If James Bond needed to use bitcoin on a secret mission in the jungle, he probably couldn’t drop by a Starbucks to use the wifi.
Since internet connections aren’t always available, reliable or private, cryptocurrency users need alternative ways to connect to the network. So the New York-based startup goTenna, founded in 2012 by Brazilian siblings Daniela and Jorge Perdomo, is partnering with Samourai Wallet to launch an Android app this summer that allows users to send bitcoin payments without an internet connection.
Announced Monday, the txTenna app will enable users to sync up their mobile with a goTenna device, which costs $179 per pair, then toggle the wallet app’s settings to transact offline and send the bitcoin.
“You need to be able to spend your bitcoin even in disaster areas,” goTenna engineer Richard Myers told CoinDesk, citing the Perdomo siblings’ recent work in Puerto Rico, where goTenna devices helped people reconnect after Hurricane Maria. “As long as you have a way to charge your phone, you can be up and meshed and communicating.”
The signal needs to be within roughly a mile of another goTenna device to relay the message across the mesh network, a decades-old system for using the internet without wifi or a landline. So far, goTenna has sold more than 100,000 devices that let users tap into the mesh network.
If the offline bitcoin user is within a mile of another active device, the transaction could bounce across the mesh until it reaches a user with an internet connection.
“It offers an alternative that is more censorship-resistant,” Myers said, adding:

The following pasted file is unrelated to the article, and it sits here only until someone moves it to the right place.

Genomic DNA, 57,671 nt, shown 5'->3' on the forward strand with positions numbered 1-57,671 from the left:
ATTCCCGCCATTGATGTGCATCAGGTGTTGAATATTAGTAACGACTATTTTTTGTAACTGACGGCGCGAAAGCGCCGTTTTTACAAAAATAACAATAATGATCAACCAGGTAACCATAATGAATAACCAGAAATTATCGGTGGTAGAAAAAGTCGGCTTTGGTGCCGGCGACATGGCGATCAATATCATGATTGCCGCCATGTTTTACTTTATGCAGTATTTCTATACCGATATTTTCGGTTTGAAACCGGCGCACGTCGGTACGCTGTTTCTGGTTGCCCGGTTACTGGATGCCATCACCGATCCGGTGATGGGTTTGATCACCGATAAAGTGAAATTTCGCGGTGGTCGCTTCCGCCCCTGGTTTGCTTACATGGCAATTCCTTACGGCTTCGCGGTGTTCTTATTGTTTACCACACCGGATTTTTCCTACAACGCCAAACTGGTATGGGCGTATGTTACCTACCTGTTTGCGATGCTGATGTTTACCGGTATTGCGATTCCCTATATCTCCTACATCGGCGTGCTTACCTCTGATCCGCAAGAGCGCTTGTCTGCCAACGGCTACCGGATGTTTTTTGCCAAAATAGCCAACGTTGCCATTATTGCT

“It’s going to obscure who you are and where you’re at when making these transactions. So that’s a big privacy advantage there.”
This system uses a free, unlicensed radio frequency, and it isn’t the first partnership to explore such potential for cryptocurrency networks.
It takes a village
Stepping back, a variety of projects since the Cold War have used relatively cheap and mobile radio setups to broadcast across firewalls and oceans.
Last year, renowned cryptographer Nick Szabo and blockchain engineer Elaine Ou published a proposal detailing how weak-signal radio transmissions could help boost security and the diversity of connections across the bitcoin network.
Then, in December, after the U.S. Federal Communications Commission repealed “net neutrality,” fans of ethereum, the world’s second most popular blockchain network, started flocking to mesh network technology meetups.
When net neutrality rules expire next month, internet service providers will no longer be barred from favoring or blocking specific websites and communities. It’s an opportune moment for censorship-resistant tools for bitcoin transactions.
Perhaps the most important aspect of txTenna is that the cryptocurrency wallet will be an open source project.
Indeed, it was Samourai Wallet’s open source communication tools on Github that first inspired goTenna’s team to reach out to the bitcoin startup. The same txTenna code could theoretically be applied to iOS wallet applications as well.
As Myers explained:
“It absolutely could work with any software wallet and they [Samourai Wallet developers] are not writing it specifically for the Samourai wallet anyway. It will be something any wallet provider could send transactions through.”
Image of Daniela and Jorge Perdomo with goTenna devices via goTenna
The leader in blockchain news, CoinDesk is a media outlet that strives for the highest journalistic standards and abides by a strict set of editorial policies. CoinDesk is an independent operating subsidiary of Digital Currency Group, which invests in cryptocurrencies and blockchain startups.
PrivacyCensorshipBitcoin WalletsMesh networks
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